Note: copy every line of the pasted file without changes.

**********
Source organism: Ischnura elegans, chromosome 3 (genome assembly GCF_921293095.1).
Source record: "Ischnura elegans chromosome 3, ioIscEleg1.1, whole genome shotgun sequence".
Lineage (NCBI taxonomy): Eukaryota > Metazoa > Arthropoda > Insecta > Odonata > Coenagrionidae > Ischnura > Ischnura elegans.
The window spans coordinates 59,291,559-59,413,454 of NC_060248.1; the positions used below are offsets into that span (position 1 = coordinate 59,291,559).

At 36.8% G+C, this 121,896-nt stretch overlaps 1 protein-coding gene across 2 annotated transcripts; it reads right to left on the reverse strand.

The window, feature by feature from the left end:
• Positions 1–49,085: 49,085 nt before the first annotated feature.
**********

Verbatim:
Source organism: Ischnura elegans, chromosome 3 (genome assembly GCF_921293095.1).
Source record: "Ischnura elegans chromosome 3, ioIscEleg1.1, whole genome shotgun sequence".
Lineage (NCBI taxonomy): Eukaryota > Metazoa > Arthropoda > Insecta > Odonata > Coenagrionidae > Ischnura > Ischnura elegans.
The window spans coordinates 59,291,559-59,413,454 of NC_060248.1; the positions used below are offsets into that span (position 1 = coordinate 59,291,559).

At 36.8% G+C, this 121,896-nt stretch overlaps 1 protein-coding gene across 2 annotated transcripts; it reads right to left on the reverse strand.

The window, feature by feature from the left end:
• Positions 1–49,085: 49,085 nt before the first annotated feature.